Friday, 11 April 2014

Unearthing the Mystery of “Ancient Grains”: Spotlight on Spelt

Ye old spelt was once a popular staple crop in ancient Europe and the Middle East. Photo source: Wikipedia, used under creative commons.

Note: In our recent exploration of ancient grains, the kitchen pixies have come to realize that quite a few (but not all) of them are actually different varieties or preparations of wheat grains. These grains contain gluten. Please be mindful of which ancient grains come from wheat when cooking for someone with celiac disease or a gluten sensitivity. We now return you to your regularly scheduled program.

Spelt, also known as “hulled wheat” or the far more comical “dinkle wheat,” is a type of wheat that was grown in ancient Europe and the Middle East and remained popular until the 19th century when “common wheat” or”bread wheat” became all the rage. Since spelt doesn't have the same thirst for fertilizers that common wheat does, it has recently regained a bit of popularity on the organic farming circuit. Its sweet, nutty flavour also adds to its appeal. As a species of wheat, it definitely contains gluten. While there are rumours on the internet that the gluten in spelt is more tolerable than in other wheat products, it should still certainly be avoided by people with celiac's disease.

Spelt grains, aka "spelt berries." Photo source: Wikimedia Commons, used under creative commons.

Notes on Nutrition

Just what are the nutritional benefits of spelt? Spelt is rich in protein, carbohydrates and B vitamins. It also“has a more soluble protein matrix” than your run-of-the-mill all purpose wheat flour. In other, less scientific words, your body finds it very easy to absorb the proteins, vitamins, and other nutrients from spelt compared with regular wheat flour. But remember, carbohydrate rich foods are only part of a healthy diet. It is important to find a balance!

Spelt crackers can make a stylish snack. Photo source: Wikipedia, used under creative commons.

Where can I get this intriguing ingredient? 

As we mentioned in our introduction to ancient grains last week, a safe bet is generally visiting your local bulk or health food store. However, as ancient grains continue to gain popularity and become more “main stream,” they are also finding their way into breads, boxed cereals, crackers and other snack foods at your neighbourhood grocery store. As always, it's good to check labels to see just what you're getting. 

Unfortunately, spelt is a bit more expensive than plain old all-purpose flour due to the expense of processing it. At the time of writing, spelt flour was selling for
$0.81/100g or $3.55/lb at the local bulk food store, while regular all-purpose flour cost $0.22 /100g or $0.99/lb. That being said, if you would like to experiment with spelt (or any new ingredient, for that matter), buying from the bulk store allows you to get the quantity you want so you aren't left wondering if it's worth the risk to buy a 2kg bag of something you may or may not use.

Spelt bread. Photo source Flickr, used under creative commons.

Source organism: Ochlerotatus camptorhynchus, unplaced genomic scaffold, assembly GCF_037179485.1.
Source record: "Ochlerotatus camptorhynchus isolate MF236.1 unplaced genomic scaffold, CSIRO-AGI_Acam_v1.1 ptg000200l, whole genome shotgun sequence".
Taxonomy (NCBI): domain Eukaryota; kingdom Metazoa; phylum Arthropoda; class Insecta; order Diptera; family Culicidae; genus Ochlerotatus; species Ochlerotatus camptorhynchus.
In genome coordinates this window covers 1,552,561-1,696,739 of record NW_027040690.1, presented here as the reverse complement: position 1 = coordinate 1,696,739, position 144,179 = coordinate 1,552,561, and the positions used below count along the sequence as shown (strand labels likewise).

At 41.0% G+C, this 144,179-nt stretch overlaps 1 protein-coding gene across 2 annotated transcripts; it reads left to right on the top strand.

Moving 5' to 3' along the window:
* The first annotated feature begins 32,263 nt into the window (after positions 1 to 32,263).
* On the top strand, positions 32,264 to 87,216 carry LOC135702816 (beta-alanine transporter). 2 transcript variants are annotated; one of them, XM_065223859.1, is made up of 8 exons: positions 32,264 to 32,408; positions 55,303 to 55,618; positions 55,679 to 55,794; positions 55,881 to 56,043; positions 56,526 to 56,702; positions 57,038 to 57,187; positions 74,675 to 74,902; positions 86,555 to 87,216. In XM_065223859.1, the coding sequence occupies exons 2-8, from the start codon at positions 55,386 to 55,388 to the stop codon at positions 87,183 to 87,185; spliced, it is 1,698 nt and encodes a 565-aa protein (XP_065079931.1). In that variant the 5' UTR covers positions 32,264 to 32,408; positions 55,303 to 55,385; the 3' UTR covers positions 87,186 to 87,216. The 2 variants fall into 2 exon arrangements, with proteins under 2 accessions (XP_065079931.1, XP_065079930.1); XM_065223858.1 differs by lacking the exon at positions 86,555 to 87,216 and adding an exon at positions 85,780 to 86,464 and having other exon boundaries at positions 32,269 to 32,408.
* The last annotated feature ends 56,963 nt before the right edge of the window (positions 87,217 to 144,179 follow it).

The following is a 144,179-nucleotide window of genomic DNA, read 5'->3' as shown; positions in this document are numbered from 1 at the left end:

Interesting! Now how do I use it?

In baking, spelt flour can be directly substituted entirely for regular wheat flour or used in part for a more subtle flavour. It gives baked goods a soft texture and tends to shed fewer crumbs.
Whole spelt grains or “spelt berries” can be boiled and substituted for rice or pasta in a salad, curry, or risotto dishes. If you want it very soft, like steamed rice, add 3 cups of water or stock to 1 cup of spelt, cover and simmer for 1 1/2 hours. If you like it chewier and nuttier,  as for use in salads, use 2 cups of water or stock for every cup of spelt berries. Cook the spelt like risotto, adding half a cup at a time and stirring after each addition until the liquid evaporates. They should be tender after about 30-40 minutes.
Mmmmmm, pancakes! Photo source Wikipedia, used under creative commons.

Spelt Pancakes

2 cups whole spelt flour or spelt/all-purpose flour blend
2 tablespoons sugar
1 tablespoon baking powder
1/4 teaspoon salt
1 3/4 cups  milk
2 tablespoons unsalted butter, melted (or vegetable oil), plus more for greasing
2 teaspoons vanilla (optional)
1. In a medium bowl, whisk together the spelt flour, sugar, baking powder and salt.

2. Combine the milk and melted butter, and vanilla (if using).

3. Form a well in the centre of the dry ingredients, and pour the wet ingredients into the dry. Stir the batter just until the dry ingredients are thoroughly moistened: it will seem very wet, but will thicken as it sits. Let the batter sit for 15 minutes before you use it.
4. Heat a non-stick griddle or a heavy skillet, preferably cast iron. If your surface is not non-stick, brush it lightly with vegetable oil.

5. When the surface of your pan is hot enough that a drop of water sputters across the surface, (carefully!) give the pan a quick swipe with a paper towel to eliminate excess oil, and spoon the batter onto the hot surface, 1/4-cupful at a time.
6. Let the pancakes cook on the first side until bubbles begin to form around the edges of the cakes, about 2 to 3 minutes. You may need to adjust your heat up or down to get the pancakes to cook through without scorching the surface, or being too pale.

7. When the cakes are just beginning to set, flip them and let them finish cooking on the second side, about 1 minute more, until they’re golden brown on both sides.

Adapted from

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